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Saturday, December 20, 2014
Love at 1st site
(Page 2 of 2)
Courtesy Save the Kellogg House
See the end of this story to learn more about George Kellogg.
Society. “One of the ideals would be a wonderful display space for all the materials from the Baldwin Historical Society,” Montalbano told the Herald. “It could be a common space. The historical society is a great place, built by wonderful people, but it’s too small. You can’t see all the stuff.” Montalbano also floated the idea that the weekly antiques market could be re-established. “I think people would enjoy that,” she said.

One thing both Montalbano and Rollin were clear about is that they are not opposed to a new police precinct. They merely want the county to re-examine the irreversible demolition of a 112-year-old house they believe is important to Baldwin when a police precinct could be constructed elsewhere.

“We’re not trying to tell them not to build a police precinct,” Rollin said. “We just want to say, ‘Wait a minute, this building might be worth something.’”

“Once a landmark is gone,” said Montalbano, “it cannot be retrieved.”

Who was George Kellogg?
42 in Amherst, Mass., to a lawyer with colonial family roots in New England. He apprenticed for some time as a tinsmith (or “whitesmith,” according to records) in Pittsfield, and at the outbreak of the Civil War, in 1861, volunteered to fight with the 10th Massachusetts Infantry.

His infantry saw constant action for three years straight, from Antietam to Fredericksburg to Chancellorsville to Gettysburg. In fact, only two months before the 10th Infantry was to muster out, its members found themselves at the infamous and terribly bloody Battle of the Wilderness.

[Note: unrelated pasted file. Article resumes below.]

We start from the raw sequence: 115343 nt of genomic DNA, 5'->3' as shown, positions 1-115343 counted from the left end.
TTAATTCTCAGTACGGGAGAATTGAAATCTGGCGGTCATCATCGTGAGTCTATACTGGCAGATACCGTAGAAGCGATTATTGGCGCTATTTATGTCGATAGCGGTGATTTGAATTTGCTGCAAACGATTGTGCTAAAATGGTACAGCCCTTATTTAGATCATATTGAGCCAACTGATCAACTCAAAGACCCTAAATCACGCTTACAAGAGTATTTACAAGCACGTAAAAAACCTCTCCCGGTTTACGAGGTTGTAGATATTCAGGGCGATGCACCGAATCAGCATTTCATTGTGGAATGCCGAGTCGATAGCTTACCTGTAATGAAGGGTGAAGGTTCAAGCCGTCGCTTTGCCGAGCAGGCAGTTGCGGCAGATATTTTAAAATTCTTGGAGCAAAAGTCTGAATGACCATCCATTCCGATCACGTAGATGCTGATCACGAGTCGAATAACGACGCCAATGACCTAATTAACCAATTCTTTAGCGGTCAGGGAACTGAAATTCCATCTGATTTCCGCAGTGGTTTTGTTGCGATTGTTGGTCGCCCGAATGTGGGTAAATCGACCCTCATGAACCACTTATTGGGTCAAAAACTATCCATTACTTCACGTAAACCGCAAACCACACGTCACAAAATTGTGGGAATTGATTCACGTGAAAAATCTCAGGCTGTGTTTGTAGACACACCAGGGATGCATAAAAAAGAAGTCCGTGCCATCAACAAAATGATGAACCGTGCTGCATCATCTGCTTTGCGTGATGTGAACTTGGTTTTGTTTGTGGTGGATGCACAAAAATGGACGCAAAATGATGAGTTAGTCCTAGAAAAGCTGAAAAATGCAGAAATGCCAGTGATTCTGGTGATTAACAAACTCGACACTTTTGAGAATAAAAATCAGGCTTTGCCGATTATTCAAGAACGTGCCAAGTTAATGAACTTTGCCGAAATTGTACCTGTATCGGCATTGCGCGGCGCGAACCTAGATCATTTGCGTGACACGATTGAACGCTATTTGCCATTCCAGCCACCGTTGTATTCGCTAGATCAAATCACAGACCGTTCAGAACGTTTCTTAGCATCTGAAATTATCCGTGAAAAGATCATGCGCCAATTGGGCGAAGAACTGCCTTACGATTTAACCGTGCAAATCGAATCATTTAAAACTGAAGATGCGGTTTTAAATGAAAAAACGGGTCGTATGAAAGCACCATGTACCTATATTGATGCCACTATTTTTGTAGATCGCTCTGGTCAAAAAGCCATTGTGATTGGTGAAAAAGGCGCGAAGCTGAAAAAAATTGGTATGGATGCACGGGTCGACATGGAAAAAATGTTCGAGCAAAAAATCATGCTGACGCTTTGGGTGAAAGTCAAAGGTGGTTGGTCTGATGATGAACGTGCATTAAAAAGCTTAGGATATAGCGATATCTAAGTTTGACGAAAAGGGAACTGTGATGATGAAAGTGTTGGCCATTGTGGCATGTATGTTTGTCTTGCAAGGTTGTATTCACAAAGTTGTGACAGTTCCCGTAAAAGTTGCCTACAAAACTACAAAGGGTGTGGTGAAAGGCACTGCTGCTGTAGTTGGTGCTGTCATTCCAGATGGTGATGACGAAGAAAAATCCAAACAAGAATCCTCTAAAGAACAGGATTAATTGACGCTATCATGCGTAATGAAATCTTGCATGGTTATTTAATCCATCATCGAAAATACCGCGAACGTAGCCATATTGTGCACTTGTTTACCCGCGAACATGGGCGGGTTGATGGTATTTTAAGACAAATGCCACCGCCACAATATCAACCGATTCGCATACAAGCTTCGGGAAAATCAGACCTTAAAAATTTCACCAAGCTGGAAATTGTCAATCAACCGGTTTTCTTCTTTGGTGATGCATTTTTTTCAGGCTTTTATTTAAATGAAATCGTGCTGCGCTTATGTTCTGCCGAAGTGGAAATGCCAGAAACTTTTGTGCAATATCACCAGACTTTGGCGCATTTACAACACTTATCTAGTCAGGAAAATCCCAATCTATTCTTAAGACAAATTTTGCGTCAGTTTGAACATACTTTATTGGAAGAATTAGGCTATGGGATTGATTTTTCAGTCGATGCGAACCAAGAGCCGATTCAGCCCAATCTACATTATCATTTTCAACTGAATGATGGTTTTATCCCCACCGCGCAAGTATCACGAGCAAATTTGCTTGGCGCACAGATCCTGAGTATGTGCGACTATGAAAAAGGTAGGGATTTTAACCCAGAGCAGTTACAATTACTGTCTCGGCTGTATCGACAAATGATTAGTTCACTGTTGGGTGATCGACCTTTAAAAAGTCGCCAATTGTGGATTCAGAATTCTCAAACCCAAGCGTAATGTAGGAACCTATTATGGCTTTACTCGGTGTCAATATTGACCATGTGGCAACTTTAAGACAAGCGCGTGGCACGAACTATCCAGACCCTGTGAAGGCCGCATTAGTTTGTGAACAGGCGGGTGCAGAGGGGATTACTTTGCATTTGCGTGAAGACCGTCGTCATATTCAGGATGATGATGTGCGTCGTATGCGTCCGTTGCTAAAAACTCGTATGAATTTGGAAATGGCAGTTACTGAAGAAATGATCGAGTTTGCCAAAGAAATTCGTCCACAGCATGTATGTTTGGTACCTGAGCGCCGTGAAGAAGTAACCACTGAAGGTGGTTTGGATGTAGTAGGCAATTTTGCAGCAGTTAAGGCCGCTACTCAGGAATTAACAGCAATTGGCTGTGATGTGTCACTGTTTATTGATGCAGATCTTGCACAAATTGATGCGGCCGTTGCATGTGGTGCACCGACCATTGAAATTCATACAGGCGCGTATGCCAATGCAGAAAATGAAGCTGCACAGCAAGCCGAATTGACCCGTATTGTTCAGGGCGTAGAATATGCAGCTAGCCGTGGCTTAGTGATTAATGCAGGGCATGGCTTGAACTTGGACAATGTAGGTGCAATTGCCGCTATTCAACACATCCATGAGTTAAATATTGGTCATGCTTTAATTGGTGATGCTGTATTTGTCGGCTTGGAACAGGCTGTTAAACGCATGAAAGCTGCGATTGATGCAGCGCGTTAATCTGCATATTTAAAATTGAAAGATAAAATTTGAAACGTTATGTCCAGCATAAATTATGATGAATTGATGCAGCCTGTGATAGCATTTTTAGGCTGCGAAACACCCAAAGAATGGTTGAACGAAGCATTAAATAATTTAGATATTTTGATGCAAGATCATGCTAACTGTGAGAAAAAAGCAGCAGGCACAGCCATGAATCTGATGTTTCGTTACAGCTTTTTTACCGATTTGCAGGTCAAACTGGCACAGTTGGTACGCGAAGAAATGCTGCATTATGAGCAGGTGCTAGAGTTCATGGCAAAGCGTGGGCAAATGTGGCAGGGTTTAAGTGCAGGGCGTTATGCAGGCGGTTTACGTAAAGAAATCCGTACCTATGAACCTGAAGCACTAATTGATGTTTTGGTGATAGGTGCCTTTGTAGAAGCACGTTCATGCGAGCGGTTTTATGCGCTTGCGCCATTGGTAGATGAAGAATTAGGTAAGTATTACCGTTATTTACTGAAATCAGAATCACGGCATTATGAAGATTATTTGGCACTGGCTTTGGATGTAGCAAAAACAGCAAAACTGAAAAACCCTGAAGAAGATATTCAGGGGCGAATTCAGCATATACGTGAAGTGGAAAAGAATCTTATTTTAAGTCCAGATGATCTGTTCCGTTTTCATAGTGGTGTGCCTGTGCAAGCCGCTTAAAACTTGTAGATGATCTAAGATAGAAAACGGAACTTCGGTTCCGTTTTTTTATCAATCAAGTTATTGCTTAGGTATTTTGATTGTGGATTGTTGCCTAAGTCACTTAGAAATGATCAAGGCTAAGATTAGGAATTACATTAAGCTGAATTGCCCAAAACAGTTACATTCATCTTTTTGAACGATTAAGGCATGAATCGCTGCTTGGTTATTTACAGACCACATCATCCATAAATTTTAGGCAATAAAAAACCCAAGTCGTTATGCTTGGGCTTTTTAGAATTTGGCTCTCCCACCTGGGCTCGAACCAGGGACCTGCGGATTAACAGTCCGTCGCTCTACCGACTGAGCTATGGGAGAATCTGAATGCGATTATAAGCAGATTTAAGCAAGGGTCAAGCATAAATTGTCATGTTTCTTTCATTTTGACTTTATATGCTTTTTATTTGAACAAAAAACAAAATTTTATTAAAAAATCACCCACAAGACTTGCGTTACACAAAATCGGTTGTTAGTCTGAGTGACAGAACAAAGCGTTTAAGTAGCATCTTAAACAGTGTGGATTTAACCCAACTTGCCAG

Kellog took a minie ball (a big lump of lead, a predecessor to the modern bullet) to the lung during the battle and was listed as
“severely wounded.” But he recovered, and returned to western Massachusetts after the war.

Kellogg established himself as a master tinsmith in Hempstead, and married in 1882. In 1889 he contracted an architect to design and build the house that stands in Baldwin today. He moved in around 1901.

Kellogg and his wife, Emma, raised their daughter, Anne, in the house, and George was very involved in local civic activities — especially as a decorated officer in the Grand Army of the Republic. He died in July 1918 and was buried in Greenfield Cemetery, just north of Baldwin. — Save the Kellogg House
Have an opinion on this story? Send Letters to the Editor to cconnolly@liherald.com.

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